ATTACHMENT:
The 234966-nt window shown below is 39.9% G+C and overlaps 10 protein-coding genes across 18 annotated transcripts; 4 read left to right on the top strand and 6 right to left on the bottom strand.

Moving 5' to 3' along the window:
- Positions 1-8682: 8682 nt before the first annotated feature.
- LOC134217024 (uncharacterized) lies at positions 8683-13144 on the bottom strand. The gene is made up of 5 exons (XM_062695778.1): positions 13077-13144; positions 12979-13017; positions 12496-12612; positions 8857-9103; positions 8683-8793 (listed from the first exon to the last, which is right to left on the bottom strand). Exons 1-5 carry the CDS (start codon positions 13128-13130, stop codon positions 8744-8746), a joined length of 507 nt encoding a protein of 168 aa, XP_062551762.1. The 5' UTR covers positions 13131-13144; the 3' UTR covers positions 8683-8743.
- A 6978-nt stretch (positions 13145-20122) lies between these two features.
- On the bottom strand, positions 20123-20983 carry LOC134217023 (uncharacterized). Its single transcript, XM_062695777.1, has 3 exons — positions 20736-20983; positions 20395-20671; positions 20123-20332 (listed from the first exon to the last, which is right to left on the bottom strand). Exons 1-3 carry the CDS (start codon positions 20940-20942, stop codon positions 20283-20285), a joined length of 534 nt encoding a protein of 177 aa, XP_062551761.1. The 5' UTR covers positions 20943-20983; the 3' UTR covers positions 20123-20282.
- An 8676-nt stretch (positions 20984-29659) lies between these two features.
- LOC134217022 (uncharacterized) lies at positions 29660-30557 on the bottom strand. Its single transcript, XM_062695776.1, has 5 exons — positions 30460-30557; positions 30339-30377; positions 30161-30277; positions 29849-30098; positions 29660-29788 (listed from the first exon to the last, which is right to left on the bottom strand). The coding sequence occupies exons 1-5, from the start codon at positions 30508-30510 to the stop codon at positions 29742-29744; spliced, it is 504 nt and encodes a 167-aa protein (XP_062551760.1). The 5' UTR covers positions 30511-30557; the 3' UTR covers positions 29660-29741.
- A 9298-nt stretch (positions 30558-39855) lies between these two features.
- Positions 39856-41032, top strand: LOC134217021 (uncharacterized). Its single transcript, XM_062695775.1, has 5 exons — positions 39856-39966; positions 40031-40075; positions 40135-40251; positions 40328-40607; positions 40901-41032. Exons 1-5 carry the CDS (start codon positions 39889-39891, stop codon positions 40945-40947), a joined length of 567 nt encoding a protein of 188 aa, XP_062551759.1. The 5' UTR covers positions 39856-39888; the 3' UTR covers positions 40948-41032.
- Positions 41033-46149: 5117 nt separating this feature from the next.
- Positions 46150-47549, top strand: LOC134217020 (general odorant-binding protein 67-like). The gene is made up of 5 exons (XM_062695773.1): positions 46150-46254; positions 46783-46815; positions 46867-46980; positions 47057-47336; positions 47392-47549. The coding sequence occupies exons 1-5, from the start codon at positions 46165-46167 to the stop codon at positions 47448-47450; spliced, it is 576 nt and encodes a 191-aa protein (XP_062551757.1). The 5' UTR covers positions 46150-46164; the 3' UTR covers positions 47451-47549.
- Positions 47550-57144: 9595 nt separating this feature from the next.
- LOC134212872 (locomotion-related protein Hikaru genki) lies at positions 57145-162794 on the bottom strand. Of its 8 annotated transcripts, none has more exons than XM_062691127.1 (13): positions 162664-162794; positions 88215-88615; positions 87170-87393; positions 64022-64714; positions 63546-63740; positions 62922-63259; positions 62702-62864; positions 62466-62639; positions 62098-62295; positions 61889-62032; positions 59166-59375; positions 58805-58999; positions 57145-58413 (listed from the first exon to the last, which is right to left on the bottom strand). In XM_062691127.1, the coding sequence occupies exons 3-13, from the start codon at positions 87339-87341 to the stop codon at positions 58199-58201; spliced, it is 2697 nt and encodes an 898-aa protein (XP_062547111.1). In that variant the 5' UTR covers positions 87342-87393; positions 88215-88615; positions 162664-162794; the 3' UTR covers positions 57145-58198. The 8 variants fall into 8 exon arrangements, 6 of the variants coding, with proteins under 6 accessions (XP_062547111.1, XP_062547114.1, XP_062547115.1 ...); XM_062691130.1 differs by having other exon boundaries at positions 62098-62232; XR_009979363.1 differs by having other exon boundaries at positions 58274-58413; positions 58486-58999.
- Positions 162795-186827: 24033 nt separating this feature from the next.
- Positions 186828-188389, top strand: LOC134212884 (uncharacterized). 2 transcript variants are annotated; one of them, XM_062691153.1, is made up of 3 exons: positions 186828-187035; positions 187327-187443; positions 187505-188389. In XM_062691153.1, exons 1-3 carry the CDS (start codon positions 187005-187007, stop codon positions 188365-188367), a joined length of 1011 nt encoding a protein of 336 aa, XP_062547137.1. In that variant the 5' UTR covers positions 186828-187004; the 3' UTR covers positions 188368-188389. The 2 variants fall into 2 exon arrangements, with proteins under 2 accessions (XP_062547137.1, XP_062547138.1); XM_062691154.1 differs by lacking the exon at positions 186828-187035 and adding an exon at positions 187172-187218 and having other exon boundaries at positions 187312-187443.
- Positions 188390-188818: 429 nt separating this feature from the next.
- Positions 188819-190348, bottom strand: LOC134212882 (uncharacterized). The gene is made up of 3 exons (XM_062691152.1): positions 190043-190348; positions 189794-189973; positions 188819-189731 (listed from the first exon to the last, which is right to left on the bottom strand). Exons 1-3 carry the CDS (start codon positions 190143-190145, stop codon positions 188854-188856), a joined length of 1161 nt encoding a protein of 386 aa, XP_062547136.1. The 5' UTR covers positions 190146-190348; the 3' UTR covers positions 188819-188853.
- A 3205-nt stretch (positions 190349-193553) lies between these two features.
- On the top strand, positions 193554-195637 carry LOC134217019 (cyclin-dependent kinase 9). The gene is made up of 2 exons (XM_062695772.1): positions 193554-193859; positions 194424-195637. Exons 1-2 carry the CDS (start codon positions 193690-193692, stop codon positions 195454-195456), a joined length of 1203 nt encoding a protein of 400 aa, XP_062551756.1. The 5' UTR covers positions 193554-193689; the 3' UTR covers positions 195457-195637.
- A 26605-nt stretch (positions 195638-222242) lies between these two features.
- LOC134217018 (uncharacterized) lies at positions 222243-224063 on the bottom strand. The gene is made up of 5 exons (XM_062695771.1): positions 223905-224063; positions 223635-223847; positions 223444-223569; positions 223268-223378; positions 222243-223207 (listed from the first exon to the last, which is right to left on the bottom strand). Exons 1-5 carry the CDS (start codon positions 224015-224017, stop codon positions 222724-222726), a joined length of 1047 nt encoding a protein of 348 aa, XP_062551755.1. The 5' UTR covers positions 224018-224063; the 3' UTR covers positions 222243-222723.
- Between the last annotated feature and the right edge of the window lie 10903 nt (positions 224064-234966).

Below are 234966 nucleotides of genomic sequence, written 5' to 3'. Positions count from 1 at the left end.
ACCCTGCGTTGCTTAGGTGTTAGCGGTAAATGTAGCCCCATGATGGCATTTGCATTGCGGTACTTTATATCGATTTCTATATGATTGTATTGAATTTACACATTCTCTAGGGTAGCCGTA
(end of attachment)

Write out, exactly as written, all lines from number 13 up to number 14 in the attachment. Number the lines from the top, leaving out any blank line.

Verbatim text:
- Positions 47550-57144: 9595 nt separating this feature from the next.
- LOC134212872 (locomotion-related protein Hikaru genki) lies at positions 57145-162794 on the bottom strand. Of its 8 annotated transcripts, none has more exons than XM_062691127.1 (13): positions 162664-162794; positions 88215-88615; positions 87170-87393; positions 64022-64714; positions 63546-63740; positions 62922-63259; positions 62702-62864; positions 62466-62639; positions 62098-62295; positions 61889-62032; positions 59166-59375; positions 58805-58999; positions 57145-58413 (listed from the first exon to the last, which is right to left on the bottom strand). In XM_062691127.1, the coding sequence occupies exons 3-13, from the start codon at positions 87339-87341 to the stop codon at positions 58199-58201; spliced, it is 2697 nt and encodes an 898-aa protein (XP_062547111.1). In that variant the 5' UTR covers positions 87342-87393; positions 88215-88615; positions 162664-162794; the 3' UTR covers positions 57145-58198. The 8 variants fall into 8 exon arrangements, 6 of the variants coding, with proteins under 6 accessions (XP_062547111.1, XP_062547114.1, XP_062547115.1 ...); XM_062691130.1 differs by having other exon boundaries at positions 62098-62232; XR_009979363.1 differs by having other exon boundaries at positions 58274-58413; positions 58486-58999.